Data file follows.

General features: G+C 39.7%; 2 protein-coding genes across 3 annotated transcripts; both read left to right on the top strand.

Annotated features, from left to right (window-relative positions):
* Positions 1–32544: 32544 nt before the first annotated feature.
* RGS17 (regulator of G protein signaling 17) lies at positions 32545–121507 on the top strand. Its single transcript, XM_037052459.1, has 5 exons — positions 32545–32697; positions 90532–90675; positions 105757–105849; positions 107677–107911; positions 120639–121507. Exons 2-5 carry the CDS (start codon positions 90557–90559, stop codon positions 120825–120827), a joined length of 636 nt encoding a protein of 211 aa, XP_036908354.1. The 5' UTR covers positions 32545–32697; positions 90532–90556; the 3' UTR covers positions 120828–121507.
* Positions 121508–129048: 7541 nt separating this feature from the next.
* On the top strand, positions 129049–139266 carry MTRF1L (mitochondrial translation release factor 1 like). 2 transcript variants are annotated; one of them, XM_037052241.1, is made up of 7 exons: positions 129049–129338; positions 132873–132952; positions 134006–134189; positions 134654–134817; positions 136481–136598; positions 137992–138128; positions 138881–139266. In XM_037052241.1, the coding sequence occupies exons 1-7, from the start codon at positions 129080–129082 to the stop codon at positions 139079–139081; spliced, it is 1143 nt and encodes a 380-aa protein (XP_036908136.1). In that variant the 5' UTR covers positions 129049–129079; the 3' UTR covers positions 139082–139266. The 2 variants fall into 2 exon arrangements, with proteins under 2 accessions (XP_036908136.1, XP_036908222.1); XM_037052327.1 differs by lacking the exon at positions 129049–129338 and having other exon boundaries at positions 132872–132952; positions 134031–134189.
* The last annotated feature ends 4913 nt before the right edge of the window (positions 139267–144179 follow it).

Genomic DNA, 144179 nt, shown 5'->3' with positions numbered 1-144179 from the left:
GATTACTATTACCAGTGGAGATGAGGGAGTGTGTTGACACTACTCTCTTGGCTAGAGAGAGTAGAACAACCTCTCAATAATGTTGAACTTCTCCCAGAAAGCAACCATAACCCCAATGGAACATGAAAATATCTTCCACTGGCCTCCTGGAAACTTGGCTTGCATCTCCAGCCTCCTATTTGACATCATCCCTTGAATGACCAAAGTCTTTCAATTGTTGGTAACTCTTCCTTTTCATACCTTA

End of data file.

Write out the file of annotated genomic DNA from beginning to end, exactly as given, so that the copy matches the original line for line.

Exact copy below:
General features: G+C 39.7%; 2 protein-coding genes across 3 annotated transcripts; both read left to right on the top strand.

Annotated features, from left to right (window-relative positions):
* Positions 1–32544: 32544 nt before the first annotated feature.
* RGS17 (regulator of G protein signaling 17) lies at positions 32545–121507 on the top strand. Its single transcript, XM_037052459.1, has 5 exons — positions 32545–32697; positions 90532–90675; positions 105757–105849; positions 107677–107911; positions 120639–121507. Exons 2-5 carry the CDS (start codon positions 90557–90559, stop codon positions 120825–120827), a joined length of 636 nt encoding a protein of 211 aa, XP_036908354.1. The 5' UTR covers positions 32545–32697; positions 90532–90556; the 3' UTR covers positions 120828–121507.
* Positions 121508–129048: 7541 nt separating this feature from the next.
* On the top strand, positions 129049–139266 carry MTRF1L (mitochondrial translation release factor 1 like). 2 transcript variants are annotated; one of them, XM_037052241.1, is made up of 7 exons: positions 129049–129338; positions 132873–132952; positions 134006–134189; positions 134654–134817; positions 136481–136598; positions 137992–138128; positions 138881–139266. In XM_037052241.1, the coding sequence occupies exons 1-7, from the start codon at positions 129080–129082 to the stop codon at positions 139079–139081; spliced, it is 1143 nt and encodes a 380-aa protein (XP_036908136.1). In that variant the 5' UTR covers positions 129049–129079; the 3' UTR covers positions 139082–139266. The 2 variants fall into 2 exon arrangements, with proteins under 2 accessions (XP_036908136.1, XP_036908222.1); XM_037052327.1 differs by lacking the exon at positions 129049–129338 and having other exon boundaries at positions 132872–132952; positions 134031–134189.
* The last annotated feature ends 4913 nt before the right edge of the window (positions 139267–144179 follow it).

Genomic DNA, 144179 nt, shown 5'->3' with positions numbered 1-144179 from the left:
GATTACTATTACCAGTGGAGATGAGGGAGTGTGTTGACACTACTCTCTTGGCTAGAGAGAGTAGAACAACCTCTCAATAATGTTGAACTTCTCCCAGAAAGCAACCATAACCCCAATGGAACATGAAAATATCTTCCACTGGCCTCCTGGAAACTTGGCTTGCATCTCCAGCCTCCTATTTGACATCATCCCTTGAATGACCAAAGTCTTTCAATTGTTGGTAACTCTTCCTTTTCATACCTTA